During his thesis work, Lu has developed methods for assessing and managing the risks of oil accidents in challenging icy conditions, the case study area being the northern Baltic Sea.

As the annual ice-covered period shortens, new shipping lanes will open-up in the Arctic and subarctic seas. When shipping in these challenging conditions increases, the likelihood of accidents increases. The low-biodiversity northern ecosystems are particularly vulnerable to various disturbances and the oil spill could have more devastating consequences in these areas than average. Oil spill response in icy conditions is also highly challenging and its success uncertain.

Lianliang Lu’s thesis focuses specifically on improving the effectiveness of oil spill response in ice conditions. It starts by developing a holistic system model that describes a chain of events from a ship collision to the amount of oil leaking from a tanker, oil drifting in the ocean, and eventually oil spill response in ice conditions.

“In order to propose effective risk management measures, we must first understand the risk-generating system,” says Lu.

“Systems modeling helps to identify the most critical factors affecting the effectiveness of oil spill response. On this basis, it is possible to start planning optimal risk management measures – that is, measures to improve oil spill response,” he states.

The thesis then identifies the operability of an oil spill response vessel in ice as one of the most critical factors influencing the success of oil spill response. On this basis, Lu has developed a new type of operability index based on transit modelling in dynamic ice, to be used as a tool during oil spill response operations. The index is calculated for each response vessel and is intended to assist in the planning and execution of a spill response operation under the environmental and ice conditions prevailing at the time of the accident.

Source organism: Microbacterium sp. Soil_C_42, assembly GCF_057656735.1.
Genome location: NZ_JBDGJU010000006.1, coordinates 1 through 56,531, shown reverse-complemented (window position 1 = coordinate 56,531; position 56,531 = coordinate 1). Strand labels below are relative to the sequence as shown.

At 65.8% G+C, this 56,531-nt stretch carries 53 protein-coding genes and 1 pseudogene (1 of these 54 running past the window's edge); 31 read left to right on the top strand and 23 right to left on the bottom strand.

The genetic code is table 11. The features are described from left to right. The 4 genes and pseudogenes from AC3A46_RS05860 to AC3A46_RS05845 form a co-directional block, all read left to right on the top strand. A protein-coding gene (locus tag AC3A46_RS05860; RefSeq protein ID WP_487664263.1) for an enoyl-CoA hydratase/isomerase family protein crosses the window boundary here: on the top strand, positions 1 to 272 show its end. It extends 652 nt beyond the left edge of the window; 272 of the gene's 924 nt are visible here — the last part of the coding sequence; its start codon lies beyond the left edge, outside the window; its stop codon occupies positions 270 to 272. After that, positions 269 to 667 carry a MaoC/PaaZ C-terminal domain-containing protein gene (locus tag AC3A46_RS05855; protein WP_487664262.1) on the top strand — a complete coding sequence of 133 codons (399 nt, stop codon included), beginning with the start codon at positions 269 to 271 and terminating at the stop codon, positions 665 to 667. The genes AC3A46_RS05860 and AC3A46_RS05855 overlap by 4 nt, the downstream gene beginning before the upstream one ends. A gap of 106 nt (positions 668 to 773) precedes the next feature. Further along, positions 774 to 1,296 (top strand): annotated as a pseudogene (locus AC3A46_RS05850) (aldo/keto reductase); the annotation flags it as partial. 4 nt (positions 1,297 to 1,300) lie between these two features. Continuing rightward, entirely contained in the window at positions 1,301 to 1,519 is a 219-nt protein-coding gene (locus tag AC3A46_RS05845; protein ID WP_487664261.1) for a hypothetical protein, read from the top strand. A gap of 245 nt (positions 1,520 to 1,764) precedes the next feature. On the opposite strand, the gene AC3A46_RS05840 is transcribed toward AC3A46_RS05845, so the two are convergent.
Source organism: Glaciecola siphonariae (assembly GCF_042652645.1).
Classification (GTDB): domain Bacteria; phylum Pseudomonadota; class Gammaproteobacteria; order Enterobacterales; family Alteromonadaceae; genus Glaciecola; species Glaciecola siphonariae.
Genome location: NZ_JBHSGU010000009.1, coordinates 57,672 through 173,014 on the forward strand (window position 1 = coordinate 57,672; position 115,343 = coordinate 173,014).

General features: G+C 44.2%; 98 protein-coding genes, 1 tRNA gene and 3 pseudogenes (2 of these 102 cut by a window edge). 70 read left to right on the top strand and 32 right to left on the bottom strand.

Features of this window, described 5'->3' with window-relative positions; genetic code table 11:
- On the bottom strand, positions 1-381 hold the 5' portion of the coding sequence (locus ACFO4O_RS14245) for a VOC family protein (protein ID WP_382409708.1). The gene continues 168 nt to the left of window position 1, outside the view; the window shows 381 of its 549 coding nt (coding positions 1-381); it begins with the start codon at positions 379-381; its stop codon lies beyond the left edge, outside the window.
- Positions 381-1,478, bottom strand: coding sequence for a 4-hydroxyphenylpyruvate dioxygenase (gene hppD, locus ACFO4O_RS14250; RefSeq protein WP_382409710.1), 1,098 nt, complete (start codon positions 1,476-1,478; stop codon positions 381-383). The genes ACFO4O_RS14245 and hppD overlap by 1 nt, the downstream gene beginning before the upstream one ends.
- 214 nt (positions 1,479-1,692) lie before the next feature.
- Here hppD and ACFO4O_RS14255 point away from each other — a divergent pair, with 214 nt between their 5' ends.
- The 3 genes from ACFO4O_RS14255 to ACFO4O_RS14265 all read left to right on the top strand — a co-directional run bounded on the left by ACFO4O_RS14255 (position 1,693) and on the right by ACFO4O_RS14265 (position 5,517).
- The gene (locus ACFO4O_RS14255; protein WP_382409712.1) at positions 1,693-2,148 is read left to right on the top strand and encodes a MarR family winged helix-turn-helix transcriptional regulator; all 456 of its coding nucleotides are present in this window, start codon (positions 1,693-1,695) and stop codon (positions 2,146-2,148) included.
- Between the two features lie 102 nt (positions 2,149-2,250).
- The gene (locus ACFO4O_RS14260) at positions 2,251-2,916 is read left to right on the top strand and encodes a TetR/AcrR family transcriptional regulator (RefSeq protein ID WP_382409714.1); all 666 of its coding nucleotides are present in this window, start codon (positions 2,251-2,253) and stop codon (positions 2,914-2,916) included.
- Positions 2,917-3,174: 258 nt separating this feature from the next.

Lianliang Lu’s thesis have been partly conducted as part of the SIMREC -project.

The thesis consists of five scientific articles and a summary titled as ”Risk management of ship-source oil spill in ice conditions in the Northern Baltic Sea”. The summary can be downloaded from the Aaltodoc publication archive.


Oil Spill Response in the Northern Baltic and Arctic Areas-Twitter conference 14.1.2021

Three EU funded Research projects, all developing countermeasures against oil pollution, will have the joint Twitter conference 14th January 2021, at 10:00 am – 2.00 pm (UCT+2).

ACBR (Arctic Coast Bioremediation) will show some of the latest results how to use biotechnology for comprehensive remediation of oil-contaminated marine coastal areas in the Arctic.

SIMREC (Simulators for improving Cross-Border Oil Spill Response in Extreme Conditions) will highlight effort s to use simulators as novel platforms for training and research to develop joint procedures for the cross the border co-operation in the Eastern part of the Gulf of Finland

OILSPILL (Enhancing oil spill response capability in the Baltic Sea Region) will focus on the oil spill response capability on the Baltic Sea region.

Join us in January: #BAOIL21


Anna Kiiski Executive director Kotka Maritime Research Association Anna Kiiski acts as the Executive Director of Kotka Maritime Research Center (KMRC). Anna is a long-range professional when it comes to the international RDI cooperation, particularly in topics related to maritime safety and logistics and marine environmental impacts. She has been leading and supervising preparation of several international project funding applications targeted to research, regional development, and business cooperation. She also has a long experience of fostering interactions between scientific community and society.

Implementation time

1.9.2019 - 31.8.2022